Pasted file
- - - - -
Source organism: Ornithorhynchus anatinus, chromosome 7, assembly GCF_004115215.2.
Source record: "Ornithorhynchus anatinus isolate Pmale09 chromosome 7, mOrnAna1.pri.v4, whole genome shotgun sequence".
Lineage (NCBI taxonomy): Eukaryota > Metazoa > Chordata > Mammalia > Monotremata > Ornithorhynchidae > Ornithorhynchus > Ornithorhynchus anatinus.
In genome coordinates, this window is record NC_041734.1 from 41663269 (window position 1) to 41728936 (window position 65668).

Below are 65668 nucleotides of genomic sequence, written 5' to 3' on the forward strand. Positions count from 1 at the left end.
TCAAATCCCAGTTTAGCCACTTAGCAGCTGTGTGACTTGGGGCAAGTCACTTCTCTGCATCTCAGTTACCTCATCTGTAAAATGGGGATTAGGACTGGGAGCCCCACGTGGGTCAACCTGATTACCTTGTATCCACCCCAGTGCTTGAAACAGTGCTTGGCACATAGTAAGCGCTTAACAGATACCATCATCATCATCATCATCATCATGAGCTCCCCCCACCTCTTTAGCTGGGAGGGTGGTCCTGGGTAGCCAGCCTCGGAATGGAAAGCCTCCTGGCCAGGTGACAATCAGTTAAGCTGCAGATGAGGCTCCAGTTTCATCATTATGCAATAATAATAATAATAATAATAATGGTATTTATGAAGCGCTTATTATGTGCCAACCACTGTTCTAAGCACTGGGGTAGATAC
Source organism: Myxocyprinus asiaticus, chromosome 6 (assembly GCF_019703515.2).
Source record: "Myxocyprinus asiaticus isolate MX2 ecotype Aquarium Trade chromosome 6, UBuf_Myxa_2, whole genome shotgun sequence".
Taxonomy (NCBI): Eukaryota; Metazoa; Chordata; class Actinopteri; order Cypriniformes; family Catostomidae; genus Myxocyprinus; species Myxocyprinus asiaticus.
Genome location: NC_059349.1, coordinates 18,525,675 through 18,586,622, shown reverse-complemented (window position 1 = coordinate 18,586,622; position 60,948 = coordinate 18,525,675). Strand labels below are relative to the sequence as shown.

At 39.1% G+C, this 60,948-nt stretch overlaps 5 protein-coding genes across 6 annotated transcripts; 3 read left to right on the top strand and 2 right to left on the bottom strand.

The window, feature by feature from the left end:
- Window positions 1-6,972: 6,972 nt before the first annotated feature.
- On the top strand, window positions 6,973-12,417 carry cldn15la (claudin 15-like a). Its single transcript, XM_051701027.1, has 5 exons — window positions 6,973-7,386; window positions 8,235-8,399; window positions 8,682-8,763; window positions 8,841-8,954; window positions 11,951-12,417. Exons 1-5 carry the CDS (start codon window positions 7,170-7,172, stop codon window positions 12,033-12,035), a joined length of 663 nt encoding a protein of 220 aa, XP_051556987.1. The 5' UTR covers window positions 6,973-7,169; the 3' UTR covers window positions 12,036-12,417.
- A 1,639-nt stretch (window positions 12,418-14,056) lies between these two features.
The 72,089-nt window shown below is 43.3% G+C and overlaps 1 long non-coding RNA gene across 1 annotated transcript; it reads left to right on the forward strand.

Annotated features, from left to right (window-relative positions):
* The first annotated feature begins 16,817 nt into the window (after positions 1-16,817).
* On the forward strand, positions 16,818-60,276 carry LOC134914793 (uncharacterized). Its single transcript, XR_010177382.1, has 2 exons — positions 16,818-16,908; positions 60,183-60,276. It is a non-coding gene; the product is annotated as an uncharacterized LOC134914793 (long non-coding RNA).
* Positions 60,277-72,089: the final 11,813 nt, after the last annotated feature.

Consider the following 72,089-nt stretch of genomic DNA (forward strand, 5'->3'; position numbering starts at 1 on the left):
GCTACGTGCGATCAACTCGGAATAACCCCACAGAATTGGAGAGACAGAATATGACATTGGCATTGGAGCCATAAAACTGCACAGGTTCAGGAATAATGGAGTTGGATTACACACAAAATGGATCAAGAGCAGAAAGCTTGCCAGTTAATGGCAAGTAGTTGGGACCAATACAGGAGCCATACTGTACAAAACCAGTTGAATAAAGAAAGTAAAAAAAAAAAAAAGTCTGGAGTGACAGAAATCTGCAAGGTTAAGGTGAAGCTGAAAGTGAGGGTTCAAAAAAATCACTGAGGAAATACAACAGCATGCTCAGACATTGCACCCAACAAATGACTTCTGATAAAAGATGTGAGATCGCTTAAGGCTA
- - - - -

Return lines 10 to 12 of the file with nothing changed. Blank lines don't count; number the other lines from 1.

Genome location: NC_059349.1, coordinates 18,525,675 through 18,586,622, shown reverse-complemented (window position 1 = coordinate 18,586,622; position 60,948 = coordinate 18,525,675). Strand labels below are relative to the sequence as shown.

At 39.1% G+C, this 60,948-nt stretch overlaps 5 protein-coding genes across 6 annotated transcripts; 3 read left to right on the top strand and 2 right to left on the bottom strand.

The window, feature by feature from the left end: